Kim, you may remember, leaves school to work for the Survey of India. I have no idea how many of the Survey’s employees were spies, but one of them did do the kind of secret work Kipling describes. He was a schoolmaster, Nain Singh. In 1865 he entered Tibet – forbidden to foreigners on pain of death – disguised as a lama, and mapped Lhasa. Like Kim, he had learned to measure miles by walking without ever altering his stride; like Kim, he used a rosary to keep count of their number. And he made maps – although not, I think, with a Survey issue paintbox like Kim’s. But while adventures like his in the northern hills and mountains – the last tranche of the Survey of India – are in one way the most romantic part of the enterprise, equally romantic in another way was the great task of triangulation, the calculation of the framework within which all the geographical detail of India and its relation to the rest of the world could be established.

Accuracy has a conceptual beauty which was once visible in the look of chronometers and theodolites. Although electronic instruments have achieved a degree of accuracy that older technologies only approximated, this achievement is not reflected in the appearance of the grey boxes that house them. The analogue information read from sliding scales and verniers has been replaced by digital information read off a liquid crystal display and the nature of the units we use to measure distances and intervals has also changed. The metre is defined in terms of the length of the path followed by light in a vacuum for a fraction of a second; the second as ‘the duration of 9,192,631,770 periods of the radiation corresponding to the transition between the two hyperfine levels of the ground state of the cesium 133 atom’. We measure the physical world against its own invariant elements. The old units depended on lengths of metal kept at precise temperatures, or on the division of the cycles – by no means entirely regular – of our gently decelerating planet. The masters of the heroic age of measurement, from Harrison in the second half of the 18th century, to the surveyors who completed the triangulation of India in the later part of the 19th, battled to get their digital information – the figures they used for their calculations – out of analogue instruments. The brass or steel cogs, balance wheels and finely divided scales of their chronometers, theodolites, levels, transits, compasses and so forth still symbolise precision more tellingly than infinitely more accurate digital read-outs. If you doubt the power of the aesthetics of clockwork, look at the prices in a smart watchmaker’s shop.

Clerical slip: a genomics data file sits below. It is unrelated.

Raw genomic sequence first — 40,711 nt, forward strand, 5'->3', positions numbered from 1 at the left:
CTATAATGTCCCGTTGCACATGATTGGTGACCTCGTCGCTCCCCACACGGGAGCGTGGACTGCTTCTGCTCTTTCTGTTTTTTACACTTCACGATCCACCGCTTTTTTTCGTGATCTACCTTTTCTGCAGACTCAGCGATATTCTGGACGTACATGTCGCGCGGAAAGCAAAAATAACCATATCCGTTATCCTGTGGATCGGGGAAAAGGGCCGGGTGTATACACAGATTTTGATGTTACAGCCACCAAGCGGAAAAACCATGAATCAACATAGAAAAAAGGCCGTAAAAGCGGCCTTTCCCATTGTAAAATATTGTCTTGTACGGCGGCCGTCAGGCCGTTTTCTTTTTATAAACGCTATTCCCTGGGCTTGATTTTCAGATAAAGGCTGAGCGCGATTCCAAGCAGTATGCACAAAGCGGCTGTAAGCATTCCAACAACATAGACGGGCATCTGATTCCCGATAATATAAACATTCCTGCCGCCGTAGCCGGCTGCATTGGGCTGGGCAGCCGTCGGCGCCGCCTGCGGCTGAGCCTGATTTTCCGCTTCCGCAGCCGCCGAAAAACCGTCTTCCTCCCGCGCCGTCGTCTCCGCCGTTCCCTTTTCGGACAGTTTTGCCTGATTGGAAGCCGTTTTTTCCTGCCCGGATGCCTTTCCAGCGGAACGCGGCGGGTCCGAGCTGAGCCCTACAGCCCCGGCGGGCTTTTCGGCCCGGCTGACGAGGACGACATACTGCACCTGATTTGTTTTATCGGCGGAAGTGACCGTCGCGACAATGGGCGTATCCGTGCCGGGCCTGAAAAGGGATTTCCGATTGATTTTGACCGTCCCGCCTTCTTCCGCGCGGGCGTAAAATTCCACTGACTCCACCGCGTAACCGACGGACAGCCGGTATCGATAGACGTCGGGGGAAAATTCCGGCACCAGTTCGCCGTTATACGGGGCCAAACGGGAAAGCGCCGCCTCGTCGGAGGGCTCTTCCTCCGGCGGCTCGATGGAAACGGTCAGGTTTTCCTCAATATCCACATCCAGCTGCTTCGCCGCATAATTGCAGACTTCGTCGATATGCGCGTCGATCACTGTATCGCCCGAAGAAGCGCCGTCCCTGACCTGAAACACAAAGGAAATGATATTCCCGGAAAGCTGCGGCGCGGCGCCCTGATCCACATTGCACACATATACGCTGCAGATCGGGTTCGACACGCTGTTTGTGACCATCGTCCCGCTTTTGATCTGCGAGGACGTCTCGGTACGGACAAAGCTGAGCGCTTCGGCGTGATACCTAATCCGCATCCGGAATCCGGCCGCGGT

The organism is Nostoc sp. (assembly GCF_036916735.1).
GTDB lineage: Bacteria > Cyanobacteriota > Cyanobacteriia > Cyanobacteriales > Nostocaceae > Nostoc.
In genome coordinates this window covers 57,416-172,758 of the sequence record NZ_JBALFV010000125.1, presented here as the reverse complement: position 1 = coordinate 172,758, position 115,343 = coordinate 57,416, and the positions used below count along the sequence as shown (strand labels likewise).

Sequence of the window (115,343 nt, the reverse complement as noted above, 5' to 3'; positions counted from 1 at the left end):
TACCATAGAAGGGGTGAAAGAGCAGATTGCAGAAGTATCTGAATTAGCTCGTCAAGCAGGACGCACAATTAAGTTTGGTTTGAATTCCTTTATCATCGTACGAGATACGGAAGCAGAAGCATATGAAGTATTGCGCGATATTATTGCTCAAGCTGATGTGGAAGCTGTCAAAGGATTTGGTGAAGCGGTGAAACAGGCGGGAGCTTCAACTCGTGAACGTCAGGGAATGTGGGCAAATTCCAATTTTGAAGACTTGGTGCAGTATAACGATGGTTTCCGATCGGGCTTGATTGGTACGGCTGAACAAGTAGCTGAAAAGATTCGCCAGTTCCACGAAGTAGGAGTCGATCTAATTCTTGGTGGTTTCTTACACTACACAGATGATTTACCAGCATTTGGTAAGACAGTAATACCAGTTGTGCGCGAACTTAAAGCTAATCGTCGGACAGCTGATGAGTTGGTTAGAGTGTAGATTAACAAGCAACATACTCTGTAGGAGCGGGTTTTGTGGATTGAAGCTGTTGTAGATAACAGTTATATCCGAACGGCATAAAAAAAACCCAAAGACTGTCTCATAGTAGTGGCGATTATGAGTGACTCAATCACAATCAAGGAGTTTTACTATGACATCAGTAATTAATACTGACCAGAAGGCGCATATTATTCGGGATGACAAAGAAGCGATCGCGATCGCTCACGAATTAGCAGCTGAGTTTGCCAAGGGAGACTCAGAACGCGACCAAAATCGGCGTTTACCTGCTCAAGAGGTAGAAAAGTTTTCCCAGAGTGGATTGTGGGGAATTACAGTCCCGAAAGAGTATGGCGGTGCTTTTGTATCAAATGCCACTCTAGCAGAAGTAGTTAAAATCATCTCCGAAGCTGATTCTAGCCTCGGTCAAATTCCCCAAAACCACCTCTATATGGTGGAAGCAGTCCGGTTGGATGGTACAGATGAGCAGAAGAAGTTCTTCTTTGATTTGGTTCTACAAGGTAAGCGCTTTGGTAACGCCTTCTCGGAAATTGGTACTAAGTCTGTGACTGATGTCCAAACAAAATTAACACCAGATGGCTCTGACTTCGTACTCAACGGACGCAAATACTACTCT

William Lambton’s Great Theodolite

William Lambton’s Great Theodolite, shown here, 36 inches across, its divisions so fine that they must be read through a microscope, was the most famous of the tools used in the Survey of India, the story of which is the subject of The Great Arc, an exhibition marking the 200th anniversary of the beginning of the Survey, at the Atlantis Gallery in London (146 Brick Lane, E1 until 12 November). ‘The Great Arc’ because one aim of the triangulation was to measure as long an arc as possible on a meridian, so helping to determine the exact extent to which the earth departs in shape from a sphere. This ambitious project led to the pursuit of a degree of accuracy beyond ordinary military needs. The Survey, like putting a man on the moon, was undertaken only partly for utilitarian purposes. There were military subplots in both cases, but correcting the inaccurate cartography which had played a part in the British defeat in 1769 at the hands of Tipu Sultan, the Tiger of Mysore, did not require the exquisite precision which led Sir George Everest, Lambton’s successor as the head of the Survey, to spend nine years planning, and four months carrying out, an astronomical survey which involved Everest and his assistant Lieutenant Waugh working at stations 398 miles apart, simultaneously to observe 36 stars for 48 successive nights.

With perfectly precise instruments, all you need is a single base-line, a triangle built on it, other triangles built on that triangle, and so on. The whole grid should be rigid, its angles and distances fixed and proportionate. But no matter how often you take back sights, no matter how carefully you read your scales, variation creeps in. The simple picture is replaced by one in which the atmosphere takes on the character of a refracting, wobbly jelly and instruments themselves become uncertain.

From the measurement of the base-line – aligning the steel chain and later the bimetallic bars constructed to counteract variations in temperature – through journeys up and down the country, building towers where the terrain was flat, working at night when it was found that the glow of a distant lamp was a better mark than a staff in the hot, daytime air, and calculating, endlessly calculating and recalculating: all this was a feat of exploration in which attacks from tigers, malaria and hunger seem minor hazards. The pursuit of high degrees of accuracy in the end threw up an entity – ‘the highest mountain in the world’ – not as a result of exploration on the ground, but thanks to analysis of the figures. The old brass and faded paper in this exhibition are the physical leftovers of a grand, almost lunatic pursuit of perfection. Just as an accurate quartz watch bought for a fiver takes none of the beauty away from Harrison’s clockwork, so the remote sensing images and satellites which are the subsidiary subject of this exhibition detract nothing from an undertaking which survives as an achievement of conceptual art as well as living cartography.

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